by SI Blog reader Racer44
Note: Visitors are advised to read Ponniyin Selvan – A Masterpiece from a Master Raconteur (Parts 1-3) before proceeding further.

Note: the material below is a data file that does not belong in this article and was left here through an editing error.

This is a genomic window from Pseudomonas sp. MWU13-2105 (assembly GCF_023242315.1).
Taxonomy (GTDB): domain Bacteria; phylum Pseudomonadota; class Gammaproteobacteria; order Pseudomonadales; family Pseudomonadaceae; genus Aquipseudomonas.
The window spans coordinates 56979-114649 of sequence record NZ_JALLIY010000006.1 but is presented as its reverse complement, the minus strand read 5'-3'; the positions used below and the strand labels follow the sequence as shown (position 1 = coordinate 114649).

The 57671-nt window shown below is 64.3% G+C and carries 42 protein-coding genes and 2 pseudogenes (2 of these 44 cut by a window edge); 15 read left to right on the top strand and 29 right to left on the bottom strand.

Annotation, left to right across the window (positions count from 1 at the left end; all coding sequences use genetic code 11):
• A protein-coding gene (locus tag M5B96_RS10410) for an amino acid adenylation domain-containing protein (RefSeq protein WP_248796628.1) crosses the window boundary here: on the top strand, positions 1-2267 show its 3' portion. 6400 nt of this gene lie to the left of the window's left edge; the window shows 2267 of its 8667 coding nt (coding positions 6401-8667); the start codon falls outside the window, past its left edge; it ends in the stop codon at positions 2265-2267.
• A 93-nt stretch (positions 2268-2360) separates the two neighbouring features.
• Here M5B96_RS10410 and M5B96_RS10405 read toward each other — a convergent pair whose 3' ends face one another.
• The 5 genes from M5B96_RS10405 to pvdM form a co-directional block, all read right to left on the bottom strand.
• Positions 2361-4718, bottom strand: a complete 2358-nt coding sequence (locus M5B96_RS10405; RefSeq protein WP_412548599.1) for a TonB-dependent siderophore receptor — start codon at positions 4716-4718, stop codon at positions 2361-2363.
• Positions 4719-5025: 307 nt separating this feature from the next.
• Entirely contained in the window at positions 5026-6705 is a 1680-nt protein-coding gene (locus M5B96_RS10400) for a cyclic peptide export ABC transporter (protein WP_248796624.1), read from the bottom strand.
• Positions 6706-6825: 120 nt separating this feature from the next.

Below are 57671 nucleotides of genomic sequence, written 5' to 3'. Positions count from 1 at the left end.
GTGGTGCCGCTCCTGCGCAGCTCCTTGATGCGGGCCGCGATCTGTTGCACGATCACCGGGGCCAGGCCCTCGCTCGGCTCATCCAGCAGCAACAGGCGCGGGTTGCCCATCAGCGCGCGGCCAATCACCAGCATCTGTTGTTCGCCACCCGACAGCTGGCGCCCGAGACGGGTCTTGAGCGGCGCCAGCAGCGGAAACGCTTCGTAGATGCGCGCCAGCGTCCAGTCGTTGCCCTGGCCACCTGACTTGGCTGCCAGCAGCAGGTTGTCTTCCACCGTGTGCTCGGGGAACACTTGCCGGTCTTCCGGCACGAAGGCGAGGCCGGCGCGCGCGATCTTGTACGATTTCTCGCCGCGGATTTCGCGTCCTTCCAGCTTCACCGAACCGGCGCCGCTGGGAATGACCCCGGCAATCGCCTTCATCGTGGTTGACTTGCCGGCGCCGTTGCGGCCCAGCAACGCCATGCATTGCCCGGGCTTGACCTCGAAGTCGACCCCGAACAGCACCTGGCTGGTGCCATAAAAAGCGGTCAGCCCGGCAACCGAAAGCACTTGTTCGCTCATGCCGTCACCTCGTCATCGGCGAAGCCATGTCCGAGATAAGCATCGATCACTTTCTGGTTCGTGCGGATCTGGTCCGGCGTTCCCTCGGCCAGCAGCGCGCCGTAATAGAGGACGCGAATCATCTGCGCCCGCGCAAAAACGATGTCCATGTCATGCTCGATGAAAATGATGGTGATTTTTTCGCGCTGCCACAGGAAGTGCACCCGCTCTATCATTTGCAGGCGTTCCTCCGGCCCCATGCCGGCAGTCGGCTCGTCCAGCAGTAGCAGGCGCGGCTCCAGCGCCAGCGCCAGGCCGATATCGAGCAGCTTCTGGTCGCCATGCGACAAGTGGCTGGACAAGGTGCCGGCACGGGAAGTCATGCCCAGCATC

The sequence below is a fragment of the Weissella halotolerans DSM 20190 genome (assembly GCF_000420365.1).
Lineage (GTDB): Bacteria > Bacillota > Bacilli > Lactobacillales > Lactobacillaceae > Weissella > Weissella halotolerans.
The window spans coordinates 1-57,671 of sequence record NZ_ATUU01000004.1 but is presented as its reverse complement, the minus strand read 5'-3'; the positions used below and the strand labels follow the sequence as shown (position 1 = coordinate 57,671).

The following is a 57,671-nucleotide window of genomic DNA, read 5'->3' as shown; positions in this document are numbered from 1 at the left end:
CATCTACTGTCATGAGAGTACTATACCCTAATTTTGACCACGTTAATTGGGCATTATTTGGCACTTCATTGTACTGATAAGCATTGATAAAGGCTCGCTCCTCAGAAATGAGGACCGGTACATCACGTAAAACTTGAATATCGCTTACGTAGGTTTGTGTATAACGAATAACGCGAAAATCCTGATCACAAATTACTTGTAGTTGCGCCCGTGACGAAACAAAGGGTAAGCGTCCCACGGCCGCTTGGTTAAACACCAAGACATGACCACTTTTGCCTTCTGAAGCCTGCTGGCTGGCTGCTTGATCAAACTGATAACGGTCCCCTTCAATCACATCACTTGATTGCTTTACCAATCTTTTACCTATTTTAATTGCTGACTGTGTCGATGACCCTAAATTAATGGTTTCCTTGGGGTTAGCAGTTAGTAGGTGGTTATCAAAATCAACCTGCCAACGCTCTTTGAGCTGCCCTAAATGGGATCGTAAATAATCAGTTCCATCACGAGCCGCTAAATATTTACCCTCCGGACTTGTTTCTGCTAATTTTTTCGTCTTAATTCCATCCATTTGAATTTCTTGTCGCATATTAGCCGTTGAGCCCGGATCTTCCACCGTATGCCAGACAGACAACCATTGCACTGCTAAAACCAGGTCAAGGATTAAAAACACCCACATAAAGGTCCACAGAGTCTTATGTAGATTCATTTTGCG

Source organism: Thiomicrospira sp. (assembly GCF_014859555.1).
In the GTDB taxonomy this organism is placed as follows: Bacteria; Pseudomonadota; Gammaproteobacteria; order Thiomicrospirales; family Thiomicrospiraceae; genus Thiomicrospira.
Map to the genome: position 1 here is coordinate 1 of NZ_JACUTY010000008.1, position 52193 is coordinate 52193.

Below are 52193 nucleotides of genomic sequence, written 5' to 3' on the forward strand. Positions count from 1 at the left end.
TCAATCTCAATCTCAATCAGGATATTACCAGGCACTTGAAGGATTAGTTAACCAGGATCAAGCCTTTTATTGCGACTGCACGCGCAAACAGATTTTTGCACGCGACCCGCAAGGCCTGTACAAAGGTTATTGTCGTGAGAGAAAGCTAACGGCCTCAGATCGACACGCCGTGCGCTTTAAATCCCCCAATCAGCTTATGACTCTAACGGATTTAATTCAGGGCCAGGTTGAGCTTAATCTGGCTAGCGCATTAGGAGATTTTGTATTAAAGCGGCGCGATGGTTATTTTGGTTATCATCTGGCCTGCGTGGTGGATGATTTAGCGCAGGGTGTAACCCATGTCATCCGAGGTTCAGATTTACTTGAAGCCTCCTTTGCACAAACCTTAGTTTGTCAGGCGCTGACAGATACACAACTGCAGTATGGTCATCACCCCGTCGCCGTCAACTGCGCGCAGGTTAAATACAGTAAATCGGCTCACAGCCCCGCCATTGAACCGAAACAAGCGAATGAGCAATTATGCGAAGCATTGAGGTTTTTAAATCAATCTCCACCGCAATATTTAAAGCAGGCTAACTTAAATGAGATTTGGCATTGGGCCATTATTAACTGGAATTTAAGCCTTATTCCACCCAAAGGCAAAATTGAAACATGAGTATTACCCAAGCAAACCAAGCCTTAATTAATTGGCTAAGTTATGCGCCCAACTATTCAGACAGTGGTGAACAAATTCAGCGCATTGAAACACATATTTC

The fourth part of the mammoth saga begins with the Crown Prince Adithya Karikaalan reaching the borders of Kadambur with Parthibendra Pallavan and Kandhamaran in tow after having accepted Nandhini’s invitation to see her there. His maternal grandfather Thirukkovalur Malaiyamaan also accompanies Karikaalan but takes his leave outside Kadambur with a final warning to Karikaalan not be gulled by false tears and deceitful ways of women. But Karikaalan is deaf to his grandfather’s wise counsel. His metamorphosis is complete. Torn by insecurity and ever-increasing paranoia as he draws closer and closer to Kadambur, Karikaalan has been reduced, mentally, to little more than a long-suffering wraith, haunted at all times by memories of his final meeting with Nandhini, and even half-believing that executing Veerapandiyan was a monumental folly. Prone to delusions and wild mood swings, Karikaalan constantly keeps his companions on tenterhooks with his stinging barbs and mordant wit.